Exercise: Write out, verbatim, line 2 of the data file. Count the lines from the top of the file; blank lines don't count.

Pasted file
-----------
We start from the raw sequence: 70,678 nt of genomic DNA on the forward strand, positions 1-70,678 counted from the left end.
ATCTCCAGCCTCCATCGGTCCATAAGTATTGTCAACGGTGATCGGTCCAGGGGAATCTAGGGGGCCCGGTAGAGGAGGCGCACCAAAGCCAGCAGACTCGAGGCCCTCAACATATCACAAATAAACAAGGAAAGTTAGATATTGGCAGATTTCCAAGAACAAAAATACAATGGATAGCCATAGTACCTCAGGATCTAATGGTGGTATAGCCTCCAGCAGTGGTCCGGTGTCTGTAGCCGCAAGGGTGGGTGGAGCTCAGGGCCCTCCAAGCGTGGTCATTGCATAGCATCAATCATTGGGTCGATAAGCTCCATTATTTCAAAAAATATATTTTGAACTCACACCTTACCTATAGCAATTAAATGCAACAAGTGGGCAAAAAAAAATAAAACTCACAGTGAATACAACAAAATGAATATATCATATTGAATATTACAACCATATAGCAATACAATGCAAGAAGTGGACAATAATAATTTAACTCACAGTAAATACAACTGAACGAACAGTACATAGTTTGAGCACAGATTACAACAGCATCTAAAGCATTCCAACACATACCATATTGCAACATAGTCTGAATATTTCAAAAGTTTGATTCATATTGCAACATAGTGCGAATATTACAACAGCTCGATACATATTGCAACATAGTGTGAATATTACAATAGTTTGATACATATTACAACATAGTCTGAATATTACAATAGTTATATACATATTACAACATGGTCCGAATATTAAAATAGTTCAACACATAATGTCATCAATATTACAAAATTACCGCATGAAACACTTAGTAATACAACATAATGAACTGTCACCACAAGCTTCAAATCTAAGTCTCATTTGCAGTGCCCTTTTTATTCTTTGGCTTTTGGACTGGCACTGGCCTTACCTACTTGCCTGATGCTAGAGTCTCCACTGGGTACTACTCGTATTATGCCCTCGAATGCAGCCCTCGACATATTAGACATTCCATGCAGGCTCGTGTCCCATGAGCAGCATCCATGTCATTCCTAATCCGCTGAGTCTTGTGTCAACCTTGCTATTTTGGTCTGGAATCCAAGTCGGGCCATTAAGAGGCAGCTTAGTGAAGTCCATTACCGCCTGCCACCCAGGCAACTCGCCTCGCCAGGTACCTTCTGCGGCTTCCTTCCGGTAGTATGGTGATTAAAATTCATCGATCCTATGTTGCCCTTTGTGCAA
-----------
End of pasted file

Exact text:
ATCTCCAGCCTCCATCGGTCCATAAGTATTGTCAACGGTGATCGGTCCAGGGGAATCTAGGGGGCCCGGTAGAGGAGGCGCACCAAAGCCAGCAGACTCGAGGCCCTCAACATATCACAAATAAACAAGGAAAGTTAGATATTGGCAGATTTCCAAGAACAAAAATACAATGGATAGCCATAGTACCTCAGGATCTAATGGTGGTATAGCCTCCAGCAGTGGTCCGGTGTCTGTAGCCGCAAGGGTGGGTGGAGCTCAGGGCCCTCCAAGCGTGGTCATTGCATAGCATCAATCATTGGGTCGATAAGCTCCATTATTTCAAAAAATATATTTTGAACTCACACCTTACCTATAGCAATTAAATGCAACAAGTGGGCAAAAAAAAATAAAACTCACAGTGAATACAACAAAATGAATATATCATATTGAATATTACAACCATATAGCAATACAATGCAAGAAGTGGACAATAATAATTTAACTCACAGTAAATACAACTGAACGAACAGTACATAGTTTGAGCACAGATTACAACAGCATCTAAAGCATTCCAACACATACCATATTGCAACATAGTCTGAATATTTCAAAAGTTTGATTCATATTGCAACATAGTGCGAATATTACAACAGCTCGATACATATTGCAACATAGTGTGAATATTACAATAGTTTGATACATATTACAACATAGTCTGAATATTACAATAGTTATATACATATTACAACATGGTCCGAATATTAAAATAGTTCAACACATAATGTCATCAATATTACAAAATTACCGCATGAAACACTTAGTAATACAACATAATGAACTGTCACCACAAGCTTCAAATCTAAGTCTCATTTGCAGTGCCCTTTTTATTCTTTGGCTTTTGGACTGGCACTGGCCTTACCTACTTGCCTGATGCTAGAGTCTCCACTGGGTACTACTCGTATTATGCCCTCGAATGCAGCCCTCGACATATTAGACATTCCATGCAGGCTCGTGTCCCATGAGCAGCATCCATGTCATTCCTAATCCGCTGAGTCTTGTGTCAACCTTGCTATTTTGGTCTGGAATCCAAGTCGGGCCATTAAGAGGCAGCTTAGTGAAGTCCATTACCGCCTGCCACCCAGGCAACTCGCCTCGCCAGGTACCTTCTGCGGCTTCCTTCCGGTAGTATGGTGATTAAAATTCATCGATCCTATGTTGCCCTTTGTGCAA